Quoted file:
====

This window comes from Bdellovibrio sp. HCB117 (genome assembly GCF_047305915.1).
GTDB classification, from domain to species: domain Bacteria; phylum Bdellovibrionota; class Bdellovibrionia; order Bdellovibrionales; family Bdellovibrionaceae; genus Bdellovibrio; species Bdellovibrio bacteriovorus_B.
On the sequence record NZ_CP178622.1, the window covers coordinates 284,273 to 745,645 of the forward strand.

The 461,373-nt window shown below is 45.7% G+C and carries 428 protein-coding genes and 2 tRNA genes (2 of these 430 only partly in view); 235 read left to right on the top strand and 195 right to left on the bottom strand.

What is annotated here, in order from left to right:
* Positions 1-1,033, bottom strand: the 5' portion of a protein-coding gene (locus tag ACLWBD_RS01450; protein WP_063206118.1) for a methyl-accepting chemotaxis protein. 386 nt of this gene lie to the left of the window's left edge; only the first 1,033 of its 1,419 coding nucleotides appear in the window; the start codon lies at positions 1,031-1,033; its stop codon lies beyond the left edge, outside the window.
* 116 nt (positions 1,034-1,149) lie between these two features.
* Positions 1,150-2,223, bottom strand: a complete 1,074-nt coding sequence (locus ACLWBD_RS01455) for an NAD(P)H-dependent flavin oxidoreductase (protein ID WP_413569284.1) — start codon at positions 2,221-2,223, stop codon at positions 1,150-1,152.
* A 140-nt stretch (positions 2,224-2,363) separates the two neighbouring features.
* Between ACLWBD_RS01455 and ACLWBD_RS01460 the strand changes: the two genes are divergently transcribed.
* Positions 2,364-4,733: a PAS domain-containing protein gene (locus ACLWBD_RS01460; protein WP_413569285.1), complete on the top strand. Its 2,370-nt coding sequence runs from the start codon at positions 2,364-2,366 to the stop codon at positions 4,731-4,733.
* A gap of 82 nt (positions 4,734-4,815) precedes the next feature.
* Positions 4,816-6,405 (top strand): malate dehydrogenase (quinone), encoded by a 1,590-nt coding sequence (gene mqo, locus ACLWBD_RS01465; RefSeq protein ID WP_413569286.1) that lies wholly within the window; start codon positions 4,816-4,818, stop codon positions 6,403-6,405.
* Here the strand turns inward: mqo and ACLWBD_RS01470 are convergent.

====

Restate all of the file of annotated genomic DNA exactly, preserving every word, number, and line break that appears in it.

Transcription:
This window comes from Bdellovibrio sp. HCB117 (genome assembly GCF_047305915.1).
GTDB classification, from domain to species: domain Bacteria; phylum Bdellovibrionota; class Bdellovibrionia; order Bdellovibrionales; family Bdellovibrionaceae; genus Bdellovibrio; species Bdellovibrio bacteriovorus_B.
On the sequence record NZ_CP178622.1, the window covers coordinates 284,273 to 745,645 of the forward strand.

The 461,373-nt window shown below is 45.7% G+C and carries 428 protein-coding genes and 2 tRNA genes (2 of these 430 only partly in view); 235 read left to right on the top strand and 195 right to left on the bottom strand.

What is annotated here, in order from left to right:
* Positions 1-1,033, bottom strand: the 5' portion of a protein-coding gene (locus tag ACLWBD_RS01450; protein WP_063206118.1) for a methyl-accepting chemotaxis protein. 386 nt of this gene lie to the left of the window's left edge; only the first 1,033 of its 1,419 coding nucleotides appear in the window; the start codon lies at positions 1,031-1,033; its stop codon lies beyond the left edge, outside the window.
* 116 nt (positions 1,034-1,149) lie between these two features.
* Positions 1,150-2,223, bottom strand: a complete 1,074-nt coding sequence (locus ACLWBD_RS01455) for an NAD(P)H-dependent flavin oxidoreductase (protein ID WP_413569284.1) — start codon at positions 2,221-2,223, stop codon at positions 1,150-1,152.
* A 140-nt stretch (positions 2,224-2,363) separates the two neighbouring features.
* Between ACLWBD_RS01455 and ACLWBD_RS01460 the strand changes: the two genes are divergently transcribed.
* Positions 2,364-4,733: a PAS domain-containing protein gene (locus ACLWBD_RS01460; protein WP_413569285.1), complete on the top strand. Its 2,370-nt coding sequence runs from the start codon at positions 2,364-2,366 to the stop codon at positions 4,731-4,733.
* A gap of 82 nt (positions 4,734-4,815) precedes the next feature.
* Positions 4,816-6,405 (top strand): malate dehydrogenase (quinone), encoded by a 1,590-nt coding sequence (gene mqo, locus ACLWBD_RS01465; RefSeq protein ID WP_413569286.1) that lies wholly within the window; start codon positions 4,816-4,818, stop codon positions 6,403-6,405.
* Here the strand turns inward: mqo and ACLWBD_RS01470 are convergent.